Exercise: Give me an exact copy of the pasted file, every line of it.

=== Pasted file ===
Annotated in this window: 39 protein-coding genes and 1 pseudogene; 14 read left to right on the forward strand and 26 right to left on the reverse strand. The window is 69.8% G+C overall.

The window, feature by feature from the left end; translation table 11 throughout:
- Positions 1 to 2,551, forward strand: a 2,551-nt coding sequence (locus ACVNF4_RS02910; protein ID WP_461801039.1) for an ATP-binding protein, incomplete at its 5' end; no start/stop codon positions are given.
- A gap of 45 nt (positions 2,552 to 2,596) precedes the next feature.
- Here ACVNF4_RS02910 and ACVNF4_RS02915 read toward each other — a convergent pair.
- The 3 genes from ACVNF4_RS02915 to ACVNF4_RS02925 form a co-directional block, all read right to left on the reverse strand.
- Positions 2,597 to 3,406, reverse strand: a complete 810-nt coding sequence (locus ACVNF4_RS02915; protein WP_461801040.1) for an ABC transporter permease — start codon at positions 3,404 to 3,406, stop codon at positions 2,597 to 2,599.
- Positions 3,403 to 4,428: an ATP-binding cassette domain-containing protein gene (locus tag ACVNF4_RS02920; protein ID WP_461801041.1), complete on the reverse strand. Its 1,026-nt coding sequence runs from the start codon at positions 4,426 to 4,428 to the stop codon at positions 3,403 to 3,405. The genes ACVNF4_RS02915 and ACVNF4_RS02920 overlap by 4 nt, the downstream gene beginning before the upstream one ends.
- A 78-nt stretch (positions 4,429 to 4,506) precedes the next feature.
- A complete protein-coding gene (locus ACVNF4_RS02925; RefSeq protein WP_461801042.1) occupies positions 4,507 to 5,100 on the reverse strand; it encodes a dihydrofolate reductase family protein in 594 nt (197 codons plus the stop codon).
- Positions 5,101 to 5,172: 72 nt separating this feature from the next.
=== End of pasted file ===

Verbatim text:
Annotated in this window: 39 protein-coding genes and 1 pseudogene; 14 read left to right on the forward strand and 26 right to left on the reverse strand. The window is 69.8% G+C overall.

The window, feature by feature from the left end; translation table 11 throughout:
- Positions 1 to 2,551, forward strand: a 2,551-nt coding sequence (locus ACVNF4_RS02910; protein ID WP_461801039.1) for an ATP-binding protein, incomplete at its 5' end; no start/stop codon positions are given.
- A gap of 45 nt (positions 2,552 to 2,596) precedes the next feature.
- Here ACVNF4_RS02910 and ACVNF4_RS02915 read toward each other — a convergent pair.
- The 3 genes from ACVNF4_RS02915 to ACVNF4_RS02925 form a co-directional block, all read right to left on the reverse strand.
- Positions 2,597 to 3,406, reverse strand: a complete 810-nt coding sequence (locus ACVNF4_RS02915; protein WP_461801040.1) for an ABC transporter permease — start codon at positions 3,404 to 3,406, stop codon at positions 2,597 to 2,599.
- Positions 3,403 to 4,428: an ATP-binding cassette domain-containing protein gene (locus tag ACVNF4_RS02920; protein ID WP_461801041.1), complete on the reverse strand. Its 1,026-nt coding sequence runs from the start codon at positions 4,426 to 4,428 to the stop codon at positions 3,403 to 3,405. The genes ACVNF4_RS02915 and ACVNF4_RS02920 overlap by 4 nt, the downstream gene beginning before the upstream one ends.
- A 78-nt stretch (positions 4,429 to 4,506) precedes the next feature.
- A complete protein-coding gene (locus ACVNF4_RS02925; RefSeq protein WP_461801042.1) occupies positions 4,507 to 5,100 on the reverse strand; it encodes a dihydrofolate reductase family protein in 594 nt (197 codons plus the stop codon).
- Positions 5,101 to 5,172: 72 nt separating this feature from the next.